Yared Lee
Producer Yared Lee relishes Grammy nomination

Producer Yared “BoomDraw” Lee is blissful after reggae artiste Jesse Royal's 11-track album Royal received a Grammy nomination in the Best Reggae Album category.

“Being one of the producers on one of the Grammy-nominated albums, I've been overwhelmed with joy. This is one of the happiest moments of my life. It's a culmination of a lot of hard work both with building my skills as a musician and building relationships with the people involved on the album. It's like getting recognition as a family, because many of the people who worked on it, I've known for many years and some of them since birth,” he told the Jamaica Observer.

Twenty-six-year-old Lee is producer of Black, one of the songs from Royal which is distributed by Easy Star Records. He is the son of Gabre Selassie, principal of Kingston Dub Club, and popular media personality Amelia “Milk” Sewell.

He said production for Black was an intricate process that started out “bare bones” until it was brought to life.

“They (Jesse Royal and team member Jason Panton) wanted it to sound very live. So we had a lot of live instrumentals, but it wasn't overpowering, so everything was a perfect balance. The first session (with Jesse) happened in early part of 2020 and it (the track) sat with them for a while then went back into studio months later with Iotosh and I to work on it some more,” Lee added.

The musicians on Black are Almando “Mundo” Douglas (guitar), Benjahmin “KINGBNJMN” Singh-Reynolds (drum programming), Darren “Jaxx” Jack (piano), Keneil Delisser of Koastal Kings (drums), Nemanja “Hornsman Coyote” Kojić (trombone) Jody-Ann Brown (percussion), and Salim Browne (bass). Keznamdi and ZAC JONE$ are credited as co-writers.

The producer said he was certain Royal would be among the top picks for the golden gramophone.

“I was definitely more than 50 per cent sure that we were gonna get the nomination. It's so musically diverse. Once I saw that we were submitted I was definitely already excited. It's the Grammys, anything possible and the Grammys are often unpredictable,” Lee added.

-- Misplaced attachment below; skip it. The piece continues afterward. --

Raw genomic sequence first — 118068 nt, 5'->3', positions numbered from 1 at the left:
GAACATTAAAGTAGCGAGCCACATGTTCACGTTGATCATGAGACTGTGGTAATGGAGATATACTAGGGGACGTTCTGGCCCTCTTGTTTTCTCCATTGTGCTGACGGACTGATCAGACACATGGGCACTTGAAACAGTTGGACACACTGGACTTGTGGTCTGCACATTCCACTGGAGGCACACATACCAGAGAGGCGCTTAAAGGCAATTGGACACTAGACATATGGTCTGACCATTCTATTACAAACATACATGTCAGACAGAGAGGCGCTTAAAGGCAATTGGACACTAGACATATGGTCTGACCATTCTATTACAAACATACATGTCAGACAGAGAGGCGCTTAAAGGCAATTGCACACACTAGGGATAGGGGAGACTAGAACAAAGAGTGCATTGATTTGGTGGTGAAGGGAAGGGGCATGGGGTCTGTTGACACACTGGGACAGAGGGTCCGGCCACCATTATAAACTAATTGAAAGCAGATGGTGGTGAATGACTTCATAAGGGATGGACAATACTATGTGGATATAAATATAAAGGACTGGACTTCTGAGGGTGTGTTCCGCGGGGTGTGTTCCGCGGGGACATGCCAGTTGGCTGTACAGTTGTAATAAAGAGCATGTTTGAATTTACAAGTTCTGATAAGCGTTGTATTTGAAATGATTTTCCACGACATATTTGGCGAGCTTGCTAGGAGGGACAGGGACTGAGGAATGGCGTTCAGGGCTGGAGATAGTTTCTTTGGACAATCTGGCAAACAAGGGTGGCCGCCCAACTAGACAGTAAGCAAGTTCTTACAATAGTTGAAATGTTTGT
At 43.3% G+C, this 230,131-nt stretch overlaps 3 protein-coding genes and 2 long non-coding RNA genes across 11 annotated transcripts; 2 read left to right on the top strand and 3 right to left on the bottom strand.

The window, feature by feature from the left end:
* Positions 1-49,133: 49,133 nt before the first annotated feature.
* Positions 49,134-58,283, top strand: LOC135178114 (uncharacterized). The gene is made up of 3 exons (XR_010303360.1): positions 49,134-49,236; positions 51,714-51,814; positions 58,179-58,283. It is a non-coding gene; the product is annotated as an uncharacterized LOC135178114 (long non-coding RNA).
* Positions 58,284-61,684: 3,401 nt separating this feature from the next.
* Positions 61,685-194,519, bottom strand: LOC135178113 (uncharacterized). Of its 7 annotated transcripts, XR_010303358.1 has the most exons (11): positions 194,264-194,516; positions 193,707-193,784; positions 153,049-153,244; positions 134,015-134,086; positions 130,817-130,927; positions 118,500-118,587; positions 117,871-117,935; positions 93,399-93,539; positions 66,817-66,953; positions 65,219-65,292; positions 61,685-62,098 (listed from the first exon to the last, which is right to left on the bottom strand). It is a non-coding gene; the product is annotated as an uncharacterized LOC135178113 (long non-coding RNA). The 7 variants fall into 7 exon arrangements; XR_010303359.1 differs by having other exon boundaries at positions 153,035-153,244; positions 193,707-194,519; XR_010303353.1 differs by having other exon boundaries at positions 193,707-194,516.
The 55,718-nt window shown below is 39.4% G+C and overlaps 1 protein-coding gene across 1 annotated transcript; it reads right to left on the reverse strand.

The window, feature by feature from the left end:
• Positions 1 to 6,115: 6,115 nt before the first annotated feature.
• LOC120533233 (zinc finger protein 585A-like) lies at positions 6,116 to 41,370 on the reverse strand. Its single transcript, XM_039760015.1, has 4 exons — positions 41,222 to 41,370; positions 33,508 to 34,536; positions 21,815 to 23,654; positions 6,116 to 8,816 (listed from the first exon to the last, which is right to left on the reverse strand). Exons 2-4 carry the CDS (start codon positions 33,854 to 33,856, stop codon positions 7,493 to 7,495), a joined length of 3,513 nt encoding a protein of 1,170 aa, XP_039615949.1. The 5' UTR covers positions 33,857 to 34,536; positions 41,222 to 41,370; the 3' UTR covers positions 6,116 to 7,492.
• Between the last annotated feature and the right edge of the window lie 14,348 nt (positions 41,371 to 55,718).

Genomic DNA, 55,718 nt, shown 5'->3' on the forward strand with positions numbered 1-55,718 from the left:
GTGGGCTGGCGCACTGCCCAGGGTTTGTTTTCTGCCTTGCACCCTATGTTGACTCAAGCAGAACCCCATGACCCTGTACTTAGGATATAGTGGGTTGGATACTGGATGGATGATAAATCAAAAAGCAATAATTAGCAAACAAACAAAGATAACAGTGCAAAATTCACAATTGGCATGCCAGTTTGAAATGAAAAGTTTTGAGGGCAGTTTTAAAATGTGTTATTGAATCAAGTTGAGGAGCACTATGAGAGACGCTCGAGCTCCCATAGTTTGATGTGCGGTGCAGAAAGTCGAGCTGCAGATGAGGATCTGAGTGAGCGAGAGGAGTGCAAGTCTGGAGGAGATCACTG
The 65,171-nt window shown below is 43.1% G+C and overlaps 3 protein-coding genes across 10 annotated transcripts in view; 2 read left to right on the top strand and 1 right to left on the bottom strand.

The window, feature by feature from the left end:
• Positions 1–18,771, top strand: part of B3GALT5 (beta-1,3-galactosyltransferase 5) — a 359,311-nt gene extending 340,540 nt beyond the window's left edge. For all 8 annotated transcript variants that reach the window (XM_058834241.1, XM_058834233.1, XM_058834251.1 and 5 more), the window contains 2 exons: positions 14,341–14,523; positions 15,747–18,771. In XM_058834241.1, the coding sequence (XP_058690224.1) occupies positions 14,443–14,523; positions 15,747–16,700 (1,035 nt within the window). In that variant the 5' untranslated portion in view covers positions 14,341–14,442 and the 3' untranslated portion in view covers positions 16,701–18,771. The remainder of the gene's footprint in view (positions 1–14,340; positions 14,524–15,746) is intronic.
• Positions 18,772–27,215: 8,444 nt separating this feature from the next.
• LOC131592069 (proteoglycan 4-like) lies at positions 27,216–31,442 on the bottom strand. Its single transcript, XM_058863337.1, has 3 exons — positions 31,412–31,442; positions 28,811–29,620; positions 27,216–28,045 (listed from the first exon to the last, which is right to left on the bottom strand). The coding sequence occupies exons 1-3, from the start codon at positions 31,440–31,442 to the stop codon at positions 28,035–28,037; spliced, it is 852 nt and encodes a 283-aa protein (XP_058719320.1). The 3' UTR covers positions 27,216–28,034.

In 2017, the Wolmer's Boys' School alumnus paused his education at Florida International University (FIU) to follow his true passion. Being from a traditional family, this was a hard pill for some relatives to follow; however, the economics major said if Jesse Royal wins the Grammy, it will validate his career choice.

“It's not easy taking on a non-traditional career path. I decided to put higher education on hold. Being nominated and possibly winning would feel better than getting a masters degree. It would give me more leverage when negotiating with people 'cause then I can say, 'I've worked on an album that won a Grammy,' so automatically, my price will go up. Hopefully, getting a Grammy win will be more reason to celebrate with loved ones. I'm still pretty young and this song is the first one I've really done that got a full release,” he said.

In a Grammy nomination that was solely decided by the Recording Academy's voting membership for the first time in 30 years, Spice ( 10), Etana ( Pamoja), Sean Paul ( Live N Livin), Gramps Morgan ( Positive Vibration) and Virginia-based reggae group SOJA ( Beauty in The Silence) are also nominated in the Best Reggae Album category.

Lee hopes Jesse Royal walks away with the award but will be content no matter how the cards are played at the Grammy ceremony which is set for the Crypto.com Arena in Los Angeles on January 31 next year.

“Big up to the contenders; it's still a collective victory, regardless of who wins. I'm happy to see representation of reggae and dancehall on the global stage. I have lots of friends and peers nominated in the category too,” he told the Observer.

BY KEDIESHA PERRY Observer writer

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